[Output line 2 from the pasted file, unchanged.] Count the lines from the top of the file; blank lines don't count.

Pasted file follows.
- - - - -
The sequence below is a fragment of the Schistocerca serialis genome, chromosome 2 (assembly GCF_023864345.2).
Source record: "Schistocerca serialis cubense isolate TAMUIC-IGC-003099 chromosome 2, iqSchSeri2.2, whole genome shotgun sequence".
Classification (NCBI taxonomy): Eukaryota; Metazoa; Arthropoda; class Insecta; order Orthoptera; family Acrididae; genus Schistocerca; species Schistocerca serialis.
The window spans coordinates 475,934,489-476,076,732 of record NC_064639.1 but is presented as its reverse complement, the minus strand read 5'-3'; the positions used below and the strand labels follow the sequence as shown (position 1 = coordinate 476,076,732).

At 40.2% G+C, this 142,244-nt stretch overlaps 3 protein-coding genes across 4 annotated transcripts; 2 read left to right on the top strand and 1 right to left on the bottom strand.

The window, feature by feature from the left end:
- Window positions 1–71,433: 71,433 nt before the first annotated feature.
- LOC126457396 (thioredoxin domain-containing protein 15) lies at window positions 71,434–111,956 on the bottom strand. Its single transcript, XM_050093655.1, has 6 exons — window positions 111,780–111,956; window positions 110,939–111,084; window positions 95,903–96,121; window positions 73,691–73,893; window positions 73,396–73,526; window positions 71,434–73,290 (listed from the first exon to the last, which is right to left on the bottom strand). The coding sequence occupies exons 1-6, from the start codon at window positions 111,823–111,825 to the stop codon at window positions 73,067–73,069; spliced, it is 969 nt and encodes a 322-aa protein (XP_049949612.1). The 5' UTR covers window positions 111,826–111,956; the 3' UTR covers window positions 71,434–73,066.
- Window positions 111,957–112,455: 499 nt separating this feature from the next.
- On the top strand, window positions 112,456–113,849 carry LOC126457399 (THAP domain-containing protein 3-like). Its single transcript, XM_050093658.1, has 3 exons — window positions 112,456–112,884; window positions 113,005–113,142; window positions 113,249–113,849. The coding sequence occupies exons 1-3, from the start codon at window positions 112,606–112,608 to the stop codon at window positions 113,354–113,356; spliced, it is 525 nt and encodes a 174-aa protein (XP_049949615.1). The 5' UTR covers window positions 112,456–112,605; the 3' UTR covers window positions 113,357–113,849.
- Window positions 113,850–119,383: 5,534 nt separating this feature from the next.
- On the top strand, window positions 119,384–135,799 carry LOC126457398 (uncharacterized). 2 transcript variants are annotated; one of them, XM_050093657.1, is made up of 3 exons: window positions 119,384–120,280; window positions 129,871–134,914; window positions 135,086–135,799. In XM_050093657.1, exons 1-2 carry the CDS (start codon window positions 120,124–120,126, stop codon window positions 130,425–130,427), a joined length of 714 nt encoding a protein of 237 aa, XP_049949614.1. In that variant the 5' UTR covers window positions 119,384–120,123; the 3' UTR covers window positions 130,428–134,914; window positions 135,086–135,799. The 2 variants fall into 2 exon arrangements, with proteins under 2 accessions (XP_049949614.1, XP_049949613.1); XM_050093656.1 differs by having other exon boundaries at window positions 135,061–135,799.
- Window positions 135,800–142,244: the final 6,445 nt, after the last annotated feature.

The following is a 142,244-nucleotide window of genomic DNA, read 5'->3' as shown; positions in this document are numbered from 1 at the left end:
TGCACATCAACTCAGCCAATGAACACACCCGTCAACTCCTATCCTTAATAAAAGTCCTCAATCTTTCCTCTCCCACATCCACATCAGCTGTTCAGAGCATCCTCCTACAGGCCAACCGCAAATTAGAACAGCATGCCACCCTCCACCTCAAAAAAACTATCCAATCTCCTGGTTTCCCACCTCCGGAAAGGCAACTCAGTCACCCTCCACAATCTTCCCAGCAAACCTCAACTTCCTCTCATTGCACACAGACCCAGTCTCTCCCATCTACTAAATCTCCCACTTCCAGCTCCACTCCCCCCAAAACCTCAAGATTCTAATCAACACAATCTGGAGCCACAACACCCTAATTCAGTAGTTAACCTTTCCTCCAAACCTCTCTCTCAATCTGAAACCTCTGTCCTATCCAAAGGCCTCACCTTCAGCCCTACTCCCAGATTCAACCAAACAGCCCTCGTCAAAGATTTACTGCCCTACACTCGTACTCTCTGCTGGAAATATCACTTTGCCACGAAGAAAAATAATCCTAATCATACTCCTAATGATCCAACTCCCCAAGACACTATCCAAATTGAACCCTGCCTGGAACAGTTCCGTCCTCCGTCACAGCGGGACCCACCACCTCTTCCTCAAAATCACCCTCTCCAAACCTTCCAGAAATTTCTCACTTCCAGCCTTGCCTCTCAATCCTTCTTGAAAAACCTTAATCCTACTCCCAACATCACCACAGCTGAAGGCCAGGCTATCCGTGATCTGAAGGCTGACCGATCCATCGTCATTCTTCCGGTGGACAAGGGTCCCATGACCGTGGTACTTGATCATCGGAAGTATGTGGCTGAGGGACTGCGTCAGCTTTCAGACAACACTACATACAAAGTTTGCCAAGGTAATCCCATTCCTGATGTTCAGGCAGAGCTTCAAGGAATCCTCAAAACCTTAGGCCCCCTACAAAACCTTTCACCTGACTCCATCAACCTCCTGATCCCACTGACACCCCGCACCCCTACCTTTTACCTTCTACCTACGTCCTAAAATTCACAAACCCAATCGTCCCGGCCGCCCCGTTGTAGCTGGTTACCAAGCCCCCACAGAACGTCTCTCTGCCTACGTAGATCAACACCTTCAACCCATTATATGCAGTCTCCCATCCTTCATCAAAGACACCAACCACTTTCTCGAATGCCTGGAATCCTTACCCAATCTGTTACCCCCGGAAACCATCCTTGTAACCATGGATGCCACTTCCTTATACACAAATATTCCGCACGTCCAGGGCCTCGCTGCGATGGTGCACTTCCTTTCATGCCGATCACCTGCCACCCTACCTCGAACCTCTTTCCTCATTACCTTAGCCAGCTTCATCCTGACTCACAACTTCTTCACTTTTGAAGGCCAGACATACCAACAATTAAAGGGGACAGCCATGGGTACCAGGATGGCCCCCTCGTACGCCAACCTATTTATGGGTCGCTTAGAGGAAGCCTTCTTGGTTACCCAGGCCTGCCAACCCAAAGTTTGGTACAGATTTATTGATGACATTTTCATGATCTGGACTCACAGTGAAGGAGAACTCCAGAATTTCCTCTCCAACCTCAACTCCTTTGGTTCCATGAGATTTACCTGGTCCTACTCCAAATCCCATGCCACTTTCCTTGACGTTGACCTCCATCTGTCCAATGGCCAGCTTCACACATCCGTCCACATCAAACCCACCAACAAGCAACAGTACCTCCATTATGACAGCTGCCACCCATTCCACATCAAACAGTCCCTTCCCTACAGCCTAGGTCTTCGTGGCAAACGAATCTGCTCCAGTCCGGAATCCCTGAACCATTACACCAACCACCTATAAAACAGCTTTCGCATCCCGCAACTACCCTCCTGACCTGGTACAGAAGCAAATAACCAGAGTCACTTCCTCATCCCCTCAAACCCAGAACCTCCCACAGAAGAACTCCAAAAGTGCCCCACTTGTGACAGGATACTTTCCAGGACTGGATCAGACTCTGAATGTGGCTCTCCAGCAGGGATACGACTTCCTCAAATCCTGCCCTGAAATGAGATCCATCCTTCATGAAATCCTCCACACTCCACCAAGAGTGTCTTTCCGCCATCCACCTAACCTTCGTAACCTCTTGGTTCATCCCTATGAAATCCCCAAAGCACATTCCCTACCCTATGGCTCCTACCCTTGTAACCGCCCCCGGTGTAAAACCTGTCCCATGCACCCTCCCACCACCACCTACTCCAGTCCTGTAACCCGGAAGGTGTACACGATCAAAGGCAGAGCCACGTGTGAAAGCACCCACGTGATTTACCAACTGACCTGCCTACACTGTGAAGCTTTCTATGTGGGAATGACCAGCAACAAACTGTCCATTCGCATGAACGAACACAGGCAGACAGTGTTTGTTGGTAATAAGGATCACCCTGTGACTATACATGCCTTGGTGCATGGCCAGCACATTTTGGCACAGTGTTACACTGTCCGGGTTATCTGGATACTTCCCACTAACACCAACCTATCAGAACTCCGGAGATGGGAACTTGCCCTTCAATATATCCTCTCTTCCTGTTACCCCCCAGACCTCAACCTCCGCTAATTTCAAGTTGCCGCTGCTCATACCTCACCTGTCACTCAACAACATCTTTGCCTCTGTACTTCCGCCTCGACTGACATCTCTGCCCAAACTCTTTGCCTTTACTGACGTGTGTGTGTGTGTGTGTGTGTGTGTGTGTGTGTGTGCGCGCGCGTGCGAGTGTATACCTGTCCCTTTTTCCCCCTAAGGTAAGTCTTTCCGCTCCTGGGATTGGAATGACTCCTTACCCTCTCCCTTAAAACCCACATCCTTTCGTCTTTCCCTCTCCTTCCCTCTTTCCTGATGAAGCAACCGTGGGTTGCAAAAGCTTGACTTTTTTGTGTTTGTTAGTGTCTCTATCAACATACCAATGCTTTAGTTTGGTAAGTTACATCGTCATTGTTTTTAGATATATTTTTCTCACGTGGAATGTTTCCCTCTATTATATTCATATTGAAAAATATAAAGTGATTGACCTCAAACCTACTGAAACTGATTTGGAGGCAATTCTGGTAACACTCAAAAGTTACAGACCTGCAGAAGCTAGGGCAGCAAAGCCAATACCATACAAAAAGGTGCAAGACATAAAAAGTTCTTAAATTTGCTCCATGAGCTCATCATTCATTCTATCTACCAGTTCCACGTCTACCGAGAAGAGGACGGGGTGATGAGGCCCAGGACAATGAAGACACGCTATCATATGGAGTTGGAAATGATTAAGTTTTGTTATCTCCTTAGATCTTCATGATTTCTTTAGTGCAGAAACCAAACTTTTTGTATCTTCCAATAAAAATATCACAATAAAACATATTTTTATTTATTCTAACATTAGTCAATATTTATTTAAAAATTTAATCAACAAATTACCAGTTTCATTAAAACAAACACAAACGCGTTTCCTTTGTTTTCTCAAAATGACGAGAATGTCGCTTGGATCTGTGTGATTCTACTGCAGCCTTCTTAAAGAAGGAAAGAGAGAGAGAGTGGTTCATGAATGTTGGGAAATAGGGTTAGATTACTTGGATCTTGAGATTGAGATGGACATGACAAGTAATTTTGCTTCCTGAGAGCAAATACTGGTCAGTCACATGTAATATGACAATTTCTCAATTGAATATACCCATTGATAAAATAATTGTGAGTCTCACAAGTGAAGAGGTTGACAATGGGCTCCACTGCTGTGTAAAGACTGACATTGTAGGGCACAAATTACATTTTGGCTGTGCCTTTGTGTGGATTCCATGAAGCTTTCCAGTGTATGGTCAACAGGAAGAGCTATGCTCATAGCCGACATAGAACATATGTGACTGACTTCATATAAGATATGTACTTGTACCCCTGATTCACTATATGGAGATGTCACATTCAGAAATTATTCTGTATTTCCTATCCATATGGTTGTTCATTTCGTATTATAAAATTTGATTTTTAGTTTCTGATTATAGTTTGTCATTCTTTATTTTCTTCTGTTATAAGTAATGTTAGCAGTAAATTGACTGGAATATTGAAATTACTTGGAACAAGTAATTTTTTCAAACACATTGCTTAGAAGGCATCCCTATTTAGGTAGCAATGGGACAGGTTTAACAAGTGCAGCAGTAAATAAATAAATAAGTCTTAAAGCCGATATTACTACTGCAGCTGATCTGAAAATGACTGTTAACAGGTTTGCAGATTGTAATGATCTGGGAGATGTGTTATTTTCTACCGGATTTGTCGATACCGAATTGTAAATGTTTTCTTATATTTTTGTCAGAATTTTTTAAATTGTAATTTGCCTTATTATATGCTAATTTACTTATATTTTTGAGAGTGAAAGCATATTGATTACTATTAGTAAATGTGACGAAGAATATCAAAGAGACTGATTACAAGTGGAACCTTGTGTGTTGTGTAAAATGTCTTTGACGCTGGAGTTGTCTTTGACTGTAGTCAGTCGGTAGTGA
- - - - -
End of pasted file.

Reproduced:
Source record: "Schistocerca serialis cubense isolate TAMUIC-IGC-003099 chromosome 2, iqSchSeri2.2, whole genome shotgun sequence".